When is a security camera not a security camera? When it's a way for demanding kids to get in touch because they can't find the cheese-strings. Vivint's latest addition to its connected home security platform is, ostensibly, a streaming video camera like many we've seen before from Nest, Piper, and others, but it differentiates itself by virtue of a big button on the top.
Turns out, after Vivint launched its camera-equipped doorbell last year a decent proportion of owners reported that their kids were using it as a hotline direct to their parents, stepping outside of the house to hit the button.
So, the Vivint Ping camera has a familiar camera form-factor but a button on the top; pressed, it automatically calls through to the Vivint app.
Given the number of kids who are left home-alone for some portion of the day, and the percentage that don't necessarily have a smartphone to call or message a parent, Vivint thinks Ping is onto something. It's actually a little smarter than just making a video call when the button is pressed: as soon as someone approaches the camera, it starts setting up the video stream in the background to minimize delay from when the recipient "answers" it on their phone.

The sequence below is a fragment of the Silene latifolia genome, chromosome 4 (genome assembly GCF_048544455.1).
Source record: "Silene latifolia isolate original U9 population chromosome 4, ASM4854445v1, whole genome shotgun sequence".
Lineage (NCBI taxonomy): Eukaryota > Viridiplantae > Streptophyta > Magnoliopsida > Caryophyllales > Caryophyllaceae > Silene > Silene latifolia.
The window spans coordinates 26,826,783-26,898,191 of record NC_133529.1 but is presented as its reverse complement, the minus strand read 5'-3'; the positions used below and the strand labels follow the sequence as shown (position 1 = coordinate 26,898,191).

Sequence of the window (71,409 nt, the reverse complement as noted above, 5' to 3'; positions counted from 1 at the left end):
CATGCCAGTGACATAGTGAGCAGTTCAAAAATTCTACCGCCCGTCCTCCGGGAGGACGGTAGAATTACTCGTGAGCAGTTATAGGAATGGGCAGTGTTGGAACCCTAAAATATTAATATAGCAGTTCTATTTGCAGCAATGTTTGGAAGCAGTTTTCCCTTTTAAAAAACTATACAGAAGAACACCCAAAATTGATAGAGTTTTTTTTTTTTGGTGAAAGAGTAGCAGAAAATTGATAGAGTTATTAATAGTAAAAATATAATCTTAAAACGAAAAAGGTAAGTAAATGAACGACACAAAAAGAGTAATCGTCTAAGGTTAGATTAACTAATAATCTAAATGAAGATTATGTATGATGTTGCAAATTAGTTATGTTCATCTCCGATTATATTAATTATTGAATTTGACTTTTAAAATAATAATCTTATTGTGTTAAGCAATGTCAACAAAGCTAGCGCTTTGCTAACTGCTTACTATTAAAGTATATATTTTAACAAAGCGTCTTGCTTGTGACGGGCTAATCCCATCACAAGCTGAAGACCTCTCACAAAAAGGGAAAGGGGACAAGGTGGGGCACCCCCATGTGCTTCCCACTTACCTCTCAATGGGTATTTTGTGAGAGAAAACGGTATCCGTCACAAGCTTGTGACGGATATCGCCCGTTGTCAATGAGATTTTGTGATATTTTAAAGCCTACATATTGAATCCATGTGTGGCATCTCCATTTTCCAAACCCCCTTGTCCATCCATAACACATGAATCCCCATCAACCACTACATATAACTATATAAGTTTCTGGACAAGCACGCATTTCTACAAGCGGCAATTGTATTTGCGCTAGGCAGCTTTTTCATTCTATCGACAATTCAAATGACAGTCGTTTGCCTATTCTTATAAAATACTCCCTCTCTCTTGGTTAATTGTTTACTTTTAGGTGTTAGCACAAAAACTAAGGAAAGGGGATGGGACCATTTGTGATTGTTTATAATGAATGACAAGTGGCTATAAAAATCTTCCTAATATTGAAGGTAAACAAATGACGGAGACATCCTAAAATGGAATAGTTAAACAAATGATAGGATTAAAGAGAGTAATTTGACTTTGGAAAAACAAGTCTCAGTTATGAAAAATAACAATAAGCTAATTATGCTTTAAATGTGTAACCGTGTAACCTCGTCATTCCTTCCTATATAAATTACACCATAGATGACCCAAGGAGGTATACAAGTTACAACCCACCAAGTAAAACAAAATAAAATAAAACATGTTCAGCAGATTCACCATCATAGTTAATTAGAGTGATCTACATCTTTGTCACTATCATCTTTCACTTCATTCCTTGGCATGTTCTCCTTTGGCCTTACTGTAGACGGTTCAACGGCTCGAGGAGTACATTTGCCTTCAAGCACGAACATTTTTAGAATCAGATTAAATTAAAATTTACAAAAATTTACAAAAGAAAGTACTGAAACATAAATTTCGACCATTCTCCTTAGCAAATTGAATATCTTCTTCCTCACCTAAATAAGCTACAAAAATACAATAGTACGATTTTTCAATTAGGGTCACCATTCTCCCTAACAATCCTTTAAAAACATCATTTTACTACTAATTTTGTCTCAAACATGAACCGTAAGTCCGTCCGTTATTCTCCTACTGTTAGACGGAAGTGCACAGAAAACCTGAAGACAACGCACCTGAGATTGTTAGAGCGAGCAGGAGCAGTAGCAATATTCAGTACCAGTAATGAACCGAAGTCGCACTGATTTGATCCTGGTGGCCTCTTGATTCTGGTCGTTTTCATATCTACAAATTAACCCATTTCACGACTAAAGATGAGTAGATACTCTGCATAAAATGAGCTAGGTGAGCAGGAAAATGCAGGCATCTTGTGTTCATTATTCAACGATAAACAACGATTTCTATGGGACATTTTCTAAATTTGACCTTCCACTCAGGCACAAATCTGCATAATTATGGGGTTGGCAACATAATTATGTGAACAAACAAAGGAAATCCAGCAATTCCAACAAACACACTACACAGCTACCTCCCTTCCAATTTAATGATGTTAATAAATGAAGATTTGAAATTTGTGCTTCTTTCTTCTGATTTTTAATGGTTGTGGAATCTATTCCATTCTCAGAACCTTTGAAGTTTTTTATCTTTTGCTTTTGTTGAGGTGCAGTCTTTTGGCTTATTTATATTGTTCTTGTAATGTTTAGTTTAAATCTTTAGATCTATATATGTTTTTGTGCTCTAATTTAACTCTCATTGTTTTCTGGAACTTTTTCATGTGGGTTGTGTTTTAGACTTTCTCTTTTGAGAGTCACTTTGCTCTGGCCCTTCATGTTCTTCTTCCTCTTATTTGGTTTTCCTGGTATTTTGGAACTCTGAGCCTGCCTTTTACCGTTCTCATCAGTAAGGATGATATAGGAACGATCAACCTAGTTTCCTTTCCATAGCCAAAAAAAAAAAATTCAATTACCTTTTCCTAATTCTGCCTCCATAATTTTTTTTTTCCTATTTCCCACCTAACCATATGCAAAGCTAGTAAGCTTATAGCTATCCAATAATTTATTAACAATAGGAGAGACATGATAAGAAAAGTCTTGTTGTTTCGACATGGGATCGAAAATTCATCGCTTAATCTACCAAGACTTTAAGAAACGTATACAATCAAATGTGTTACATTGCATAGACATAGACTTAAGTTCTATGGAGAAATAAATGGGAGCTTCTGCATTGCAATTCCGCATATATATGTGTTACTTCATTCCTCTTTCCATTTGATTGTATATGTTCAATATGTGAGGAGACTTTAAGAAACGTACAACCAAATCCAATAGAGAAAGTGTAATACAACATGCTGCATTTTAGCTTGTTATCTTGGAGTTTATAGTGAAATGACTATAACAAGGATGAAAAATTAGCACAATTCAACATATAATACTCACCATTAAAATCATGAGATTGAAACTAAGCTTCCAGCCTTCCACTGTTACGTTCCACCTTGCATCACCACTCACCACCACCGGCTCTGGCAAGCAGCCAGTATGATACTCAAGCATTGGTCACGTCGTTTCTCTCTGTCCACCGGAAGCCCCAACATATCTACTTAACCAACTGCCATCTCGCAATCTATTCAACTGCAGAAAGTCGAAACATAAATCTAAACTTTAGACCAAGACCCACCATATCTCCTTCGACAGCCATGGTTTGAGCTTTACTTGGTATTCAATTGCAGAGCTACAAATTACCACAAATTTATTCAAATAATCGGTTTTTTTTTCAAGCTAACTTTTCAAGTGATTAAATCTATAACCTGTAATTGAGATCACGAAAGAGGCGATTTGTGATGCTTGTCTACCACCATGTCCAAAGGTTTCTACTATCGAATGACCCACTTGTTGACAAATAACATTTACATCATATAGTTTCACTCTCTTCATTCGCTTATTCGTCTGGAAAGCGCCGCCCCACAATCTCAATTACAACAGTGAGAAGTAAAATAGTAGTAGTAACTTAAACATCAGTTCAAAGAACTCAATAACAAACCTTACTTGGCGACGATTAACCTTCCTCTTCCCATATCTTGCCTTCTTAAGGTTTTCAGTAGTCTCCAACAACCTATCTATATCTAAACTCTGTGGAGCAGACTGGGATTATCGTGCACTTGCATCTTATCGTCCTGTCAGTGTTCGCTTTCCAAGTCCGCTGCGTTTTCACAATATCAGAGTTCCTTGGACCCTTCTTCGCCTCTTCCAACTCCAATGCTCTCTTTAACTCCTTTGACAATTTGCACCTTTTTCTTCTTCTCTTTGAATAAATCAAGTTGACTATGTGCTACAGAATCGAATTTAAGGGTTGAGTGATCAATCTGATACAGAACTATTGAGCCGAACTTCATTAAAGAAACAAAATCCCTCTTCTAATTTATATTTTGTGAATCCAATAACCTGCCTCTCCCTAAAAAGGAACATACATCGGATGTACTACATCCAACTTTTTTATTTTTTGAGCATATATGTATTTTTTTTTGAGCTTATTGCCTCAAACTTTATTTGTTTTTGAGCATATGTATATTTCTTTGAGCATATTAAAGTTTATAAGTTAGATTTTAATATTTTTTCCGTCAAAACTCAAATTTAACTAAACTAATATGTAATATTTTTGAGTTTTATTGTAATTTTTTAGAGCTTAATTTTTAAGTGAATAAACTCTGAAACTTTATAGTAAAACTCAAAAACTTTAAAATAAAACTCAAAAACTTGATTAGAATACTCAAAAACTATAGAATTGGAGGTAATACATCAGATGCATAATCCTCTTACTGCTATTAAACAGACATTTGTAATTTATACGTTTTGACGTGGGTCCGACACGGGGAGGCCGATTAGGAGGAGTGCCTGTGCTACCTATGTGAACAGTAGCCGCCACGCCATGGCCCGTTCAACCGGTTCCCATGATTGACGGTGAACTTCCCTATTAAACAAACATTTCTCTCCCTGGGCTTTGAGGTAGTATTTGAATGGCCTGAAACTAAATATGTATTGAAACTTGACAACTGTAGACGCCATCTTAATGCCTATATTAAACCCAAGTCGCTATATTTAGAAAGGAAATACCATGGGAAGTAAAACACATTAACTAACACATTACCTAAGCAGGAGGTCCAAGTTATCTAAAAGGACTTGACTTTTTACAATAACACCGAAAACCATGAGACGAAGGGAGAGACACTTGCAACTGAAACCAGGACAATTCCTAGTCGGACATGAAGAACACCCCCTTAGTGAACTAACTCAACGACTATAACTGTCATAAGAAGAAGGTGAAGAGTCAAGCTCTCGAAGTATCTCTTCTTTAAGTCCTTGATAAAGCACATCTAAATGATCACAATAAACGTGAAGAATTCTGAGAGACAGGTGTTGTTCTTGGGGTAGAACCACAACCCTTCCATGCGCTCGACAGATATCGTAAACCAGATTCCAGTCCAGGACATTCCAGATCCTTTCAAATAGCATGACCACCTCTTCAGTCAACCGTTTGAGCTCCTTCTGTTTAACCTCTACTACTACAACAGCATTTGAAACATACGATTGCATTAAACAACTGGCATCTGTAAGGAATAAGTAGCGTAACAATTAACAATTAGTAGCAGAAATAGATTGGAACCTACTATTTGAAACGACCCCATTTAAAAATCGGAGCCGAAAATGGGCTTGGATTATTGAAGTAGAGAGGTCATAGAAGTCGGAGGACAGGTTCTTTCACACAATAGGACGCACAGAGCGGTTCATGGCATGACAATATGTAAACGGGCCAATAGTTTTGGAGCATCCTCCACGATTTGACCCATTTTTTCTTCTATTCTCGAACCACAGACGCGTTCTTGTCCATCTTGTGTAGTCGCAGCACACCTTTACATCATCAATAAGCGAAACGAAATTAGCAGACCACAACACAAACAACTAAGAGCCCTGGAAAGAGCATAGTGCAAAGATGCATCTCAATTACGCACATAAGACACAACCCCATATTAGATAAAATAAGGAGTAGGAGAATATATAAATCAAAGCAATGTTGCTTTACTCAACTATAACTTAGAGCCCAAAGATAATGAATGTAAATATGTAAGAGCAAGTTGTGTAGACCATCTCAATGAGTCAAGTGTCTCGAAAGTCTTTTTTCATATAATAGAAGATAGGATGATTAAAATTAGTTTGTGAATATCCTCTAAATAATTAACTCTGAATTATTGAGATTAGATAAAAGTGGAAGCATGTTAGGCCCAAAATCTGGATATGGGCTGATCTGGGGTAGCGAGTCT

Meanwhile, it'll work as a regular security camera too, with remote activation for monitoring along with two-way audio support. Vivint's cloud will store up to 45 days worth of 20-second video clips for no extra cost, and Ping records in 1080p resolution with a 140-degree lens and nighttime IR illumination.
You'll need a Vivint security system to actually use it, mind, and pricing will be announced closer to launch when the Ping camera goes on sale in Q2 this year.